• Choose high-quality starter jewelry free from alloys that could irritate your skin. Recommended metals include 14k or 18k gold and quality titanium.

How to treat hypertrophic scars

Hypertrophic scars often appear within the first 4 to 8 weeks of healing. Once they appear, they could change and grow over the next few months. It will probably take up to a year for the scar to fully mature, since that’s roughly the amount of time that it takes for your tissue to fully heal.

a hand drips tea tree oil from a dropper

If your piercer approves, and your scar has fully healed, tea tree oil can help minimize its appearance.

Since hypertrophic scars take so long to fully mature, your piercer might recommend waiting for a year before seeking treatment options. Attempting treatment on a scar that’s still healing could cause further issues.

Once your scar has fully healed, recommended treatment is often patience. Hypertrophic scars usually shrink on their own, and it’s likely that in a few years, your hypertrophic bump will be nothing more than a barely noticeable spot next to the piercing.

Other treatments include putting pressure on the scar to help break down the collagen, using tea tree oil to minimize its appearance, or using scar creams. If the scarring is extreme enough, you can also seek laser treatments.

Do not pursue treatments that your piercer hasn’t recommended. Before starting any at-home treatment, talk to your piercer. Certain scar creams and other products can cause more harm than good, and your piercer will be able to give you personalized recommendations based on the size and location of your scar.

Overall, the best treatment is time. It’s difficult to have to wait, especially when you’re excited about your new piercing, but if you start treating the scar too soon, or if you choose the wrong treatments for your scar, you could be making matters worse.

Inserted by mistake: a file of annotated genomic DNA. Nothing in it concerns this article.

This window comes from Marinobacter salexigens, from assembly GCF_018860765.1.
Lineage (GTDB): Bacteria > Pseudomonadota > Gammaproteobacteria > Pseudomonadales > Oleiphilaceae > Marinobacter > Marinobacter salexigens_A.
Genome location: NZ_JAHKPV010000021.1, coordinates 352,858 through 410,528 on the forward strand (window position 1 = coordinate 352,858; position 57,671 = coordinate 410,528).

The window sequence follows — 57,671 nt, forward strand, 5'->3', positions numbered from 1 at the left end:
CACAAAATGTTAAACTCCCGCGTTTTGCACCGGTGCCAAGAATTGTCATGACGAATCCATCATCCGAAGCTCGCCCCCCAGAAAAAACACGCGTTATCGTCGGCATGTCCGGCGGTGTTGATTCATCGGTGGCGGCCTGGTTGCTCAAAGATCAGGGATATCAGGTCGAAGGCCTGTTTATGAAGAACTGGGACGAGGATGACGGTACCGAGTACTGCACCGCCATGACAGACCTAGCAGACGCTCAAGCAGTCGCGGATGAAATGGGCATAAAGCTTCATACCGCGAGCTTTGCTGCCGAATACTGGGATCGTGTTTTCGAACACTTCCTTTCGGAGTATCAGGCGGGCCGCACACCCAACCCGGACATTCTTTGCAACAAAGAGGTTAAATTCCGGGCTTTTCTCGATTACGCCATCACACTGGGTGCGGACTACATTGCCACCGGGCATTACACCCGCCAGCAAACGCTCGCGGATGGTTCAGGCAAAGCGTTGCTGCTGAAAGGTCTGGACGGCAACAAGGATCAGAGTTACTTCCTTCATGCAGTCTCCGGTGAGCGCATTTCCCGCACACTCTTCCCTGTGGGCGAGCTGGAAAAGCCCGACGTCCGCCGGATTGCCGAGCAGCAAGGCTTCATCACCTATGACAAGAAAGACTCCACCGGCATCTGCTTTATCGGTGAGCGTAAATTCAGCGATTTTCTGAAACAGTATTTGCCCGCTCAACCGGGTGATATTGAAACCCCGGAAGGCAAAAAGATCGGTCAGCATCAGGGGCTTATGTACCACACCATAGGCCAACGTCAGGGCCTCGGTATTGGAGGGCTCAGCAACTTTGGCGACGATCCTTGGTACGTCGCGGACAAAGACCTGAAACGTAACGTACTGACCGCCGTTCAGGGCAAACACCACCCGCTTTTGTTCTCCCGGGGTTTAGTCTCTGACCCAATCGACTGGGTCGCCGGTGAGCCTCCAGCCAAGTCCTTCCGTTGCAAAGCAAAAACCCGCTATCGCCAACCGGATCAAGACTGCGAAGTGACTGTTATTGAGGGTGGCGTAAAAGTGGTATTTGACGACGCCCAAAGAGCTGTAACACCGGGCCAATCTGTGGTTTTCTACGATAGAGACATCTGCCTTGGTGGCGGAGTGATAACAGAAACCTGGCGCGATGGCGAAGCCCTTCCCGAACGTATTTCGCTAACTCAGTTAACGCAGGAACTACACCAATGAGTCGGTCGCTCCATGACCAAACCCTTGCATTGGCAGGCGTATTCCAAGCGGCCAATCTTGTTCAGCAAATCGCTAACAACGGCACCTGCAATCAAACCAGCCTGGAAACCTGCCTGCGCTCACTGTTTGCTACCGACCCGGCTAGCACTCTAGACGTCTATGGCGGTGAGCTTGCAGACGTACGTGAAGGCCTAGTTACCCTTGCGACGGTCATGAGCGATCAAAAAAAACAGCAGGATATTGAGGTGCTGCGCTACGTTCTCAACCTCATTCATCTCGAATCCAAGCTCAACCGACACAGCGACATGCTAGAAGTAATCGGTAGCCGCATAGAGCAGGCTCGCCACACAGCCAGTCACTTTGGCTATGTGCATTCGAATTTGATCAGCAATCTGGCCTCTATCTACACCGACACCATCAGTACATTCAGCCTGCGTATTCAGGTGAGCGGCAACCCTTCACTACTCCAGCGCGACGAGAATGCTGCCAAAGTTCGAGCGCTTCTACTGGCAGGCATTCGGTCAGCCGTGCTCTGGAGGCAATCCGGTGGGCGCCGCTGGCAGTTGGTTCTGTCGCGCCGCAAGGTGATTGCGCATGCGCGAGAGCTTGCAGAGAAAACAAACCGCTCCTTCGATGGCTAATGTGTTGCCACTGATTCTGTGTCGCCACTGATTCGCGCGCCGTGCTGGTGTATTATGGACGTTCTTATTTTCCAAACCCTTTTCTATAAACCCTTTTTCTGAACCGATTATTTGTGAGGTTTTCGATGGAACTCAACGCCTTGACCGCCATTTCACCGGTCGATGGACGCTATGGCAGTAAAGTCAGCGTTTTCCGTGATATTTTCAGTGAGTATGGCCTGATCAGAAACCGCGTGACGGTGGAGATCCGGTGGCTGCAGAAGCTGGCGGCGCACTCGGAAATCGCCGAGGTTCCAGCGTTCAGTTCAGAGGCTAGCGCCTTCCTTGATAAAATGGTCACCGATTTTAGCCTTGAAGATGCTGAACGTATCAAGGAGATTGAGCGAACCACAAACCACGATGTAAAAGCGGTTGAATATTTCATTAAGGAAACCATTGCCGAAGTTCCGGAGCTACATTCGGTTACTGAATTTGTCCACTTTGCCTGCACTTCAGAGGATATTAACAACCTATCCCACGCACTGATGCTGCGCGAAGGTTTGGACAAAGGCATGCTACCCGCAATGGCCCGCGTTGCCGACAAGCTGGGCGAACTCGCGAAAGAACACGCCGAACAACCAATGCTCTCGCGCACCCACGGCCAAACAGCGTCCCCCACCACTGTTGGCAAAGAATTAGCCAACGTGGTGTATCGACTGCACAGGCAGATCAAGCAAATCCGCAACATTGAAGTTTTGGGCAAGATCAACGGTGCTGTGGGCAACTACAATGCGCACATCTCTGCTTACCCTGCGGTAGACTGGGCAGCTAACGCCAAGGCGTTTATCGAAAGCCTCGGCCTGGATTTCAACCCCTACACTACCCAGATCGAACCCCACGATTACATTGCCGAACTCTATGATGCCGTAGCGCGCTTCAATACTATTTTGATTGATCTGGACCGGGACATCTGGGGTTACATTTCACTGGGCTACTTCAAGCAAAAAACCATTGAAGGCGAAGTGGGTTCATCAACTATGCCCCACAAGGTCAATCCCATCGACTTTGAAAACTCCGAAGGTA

Hypertrophic scars vs. keloids

Keloids tend to be a largely misunderstood issue, and too often, hypertrophic scarring is mistaken as keloid scars.

Keloids are a hereditary issue. While both hypertrophic scars and keloids are formed when too much collagen is produced during healing, their similarities stop there.

Hypertrophic scarring won’t raise higher than 4mm above the skin. Keloids are typically much larger.

Hypertrophic scarring will minimize on its own over time. Keloids require medical attention to remove.

Hypertrophic scarring appears as a small line or bump. Keloids manifest as a bulbous mass.

Basically, if you’re wondering whether you’re developing a hypertrophic scar or a keloid, it’s almost definitely a hypertrophic scar. If you develop a keloid, there is no doubt.

Hypertrophic scars can be an unfortunate side effect of healing, but developing a scar doesn’t spell a death sentence for your new piercing. Simply wait for it to heal, talk to your piercer about potential treatments, and give it time. Eventually, you’ll forget it was ever an issue.